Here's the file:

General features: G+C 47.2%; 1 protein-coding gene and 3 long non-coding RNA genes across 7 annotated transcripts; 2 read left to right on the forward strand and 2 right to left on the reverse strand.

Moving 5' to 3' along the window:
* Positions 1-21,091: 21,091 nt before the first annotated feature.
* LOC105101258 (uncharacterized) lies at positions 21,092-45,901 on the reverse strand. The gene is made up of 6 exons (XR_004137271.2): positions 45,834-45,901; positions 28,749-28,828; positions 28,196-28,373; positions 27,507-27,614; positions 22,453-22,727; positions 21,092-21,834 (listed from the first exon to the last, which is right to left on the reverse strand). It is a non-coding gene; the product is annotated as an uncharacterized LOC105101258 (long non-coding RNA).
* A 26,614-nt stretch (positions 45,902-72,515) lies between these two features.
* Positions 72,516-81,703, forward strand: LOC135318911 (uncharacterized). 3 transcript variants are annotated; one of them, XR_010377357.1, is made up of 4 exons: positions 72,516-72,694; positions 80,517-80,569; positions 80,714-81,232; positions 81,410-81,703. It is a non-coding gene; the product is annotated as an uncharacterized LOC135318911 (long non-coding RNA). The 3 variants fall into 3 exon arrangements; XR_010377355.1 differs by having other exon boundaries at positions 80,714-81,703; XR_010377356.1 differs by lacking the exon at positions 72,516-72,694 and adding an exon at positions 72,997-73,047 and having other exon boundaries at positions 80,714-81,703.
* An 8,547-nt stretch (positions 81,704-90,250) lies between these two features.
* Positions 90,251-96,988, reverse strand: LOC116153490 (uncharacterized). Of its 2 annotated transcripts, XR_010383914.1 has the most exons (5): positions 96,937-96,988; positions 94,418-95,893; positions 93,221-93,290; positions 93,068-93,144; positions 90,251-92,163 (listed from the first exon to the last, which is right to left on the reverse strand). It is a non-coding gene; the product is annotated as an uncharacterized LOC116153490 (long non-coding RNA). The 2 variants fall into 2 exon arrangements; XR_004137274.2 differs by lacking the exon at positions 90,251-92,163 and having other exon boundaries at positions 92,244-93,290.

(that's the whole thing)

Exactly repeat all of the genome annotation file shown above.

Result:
General features: G+C 47.2%; 1 protein-coding gene and 3 long non-coding RNA genes across 7 annotated transcripts; 2 read left to right on the forward strand and 2 right to left on the reverse strand.

Moving 5' to 3' along the window:
* Positions 1-21,091: 21,091 nt before the first annotated feature.
* LOC105101258 (uncharacterized) lies at positions 21,092-45,901 on the reverse strand. The gene is made up of 6 exons (XR_004137271.2): positions 45,834-45,901; positions 28,749-28,828; positions 28,196-28,373; positions 27,507-27,614; positions 22,453-22,727; positions 21,092-21,834 (listed from the first exon to the last, which is right to left on the reverse strand). It is a non-coding gene; the product is annotated as an uncharacterized LOC105101258 (long non-coding RNA).
* A 26,614-nt stretch (positions 45,902-72,515) lies between these two features.
* Positions 72,516-81,703, forward strand: LOC135318911 (uncharacterized). 3 transcript variants are annotated; one of them, XR_010377357.1, is made up of 4 exons: positions 72,516-72,694; positions 80,517-80,569; positions 80,714-81,232; positions 81,410-81,703. It is a non-coding gene; the product is annotated as an uncharacterized LOC135318911 (long non-coding RNA). The 3 variants fall into 3 exon arrangements; XR_010377355.1 differs by having other exon boundaries at positions 80,714-81,703; XR_010377356.1 differs by lacking the exon at positions 72,516-72,694 and adding an exon at positions 72,997-73,047 and having other exon boundaries at positions 80,714-81,703.
* An 8,547-nt stretch (positions 81,704-90,250) lies between these two features.
* Positions 90,251-96,988, reverse strand: LOC116153490 (uncharacterized). Of its 2 annotated transcripts, XR_010383914.1 has the most exons (5): positions 96,937-96,988; positions 94,418-95,893; positions 93,221-93,290; positions 93,068-93,144; positions 90,251-92,163 (listed from the first exon to the last, which is right to left on the reverse strand). It is a non-coding gene; the product is annotated as an uncharacterized LOC116153490 (long non-coding RNA). The 2 variants fall into 2 exon arrangements; XR_004137274.2 differs by lacking the exon at positions 90,251-92,163 and having other exon boundaries at positions 92,244-93,290.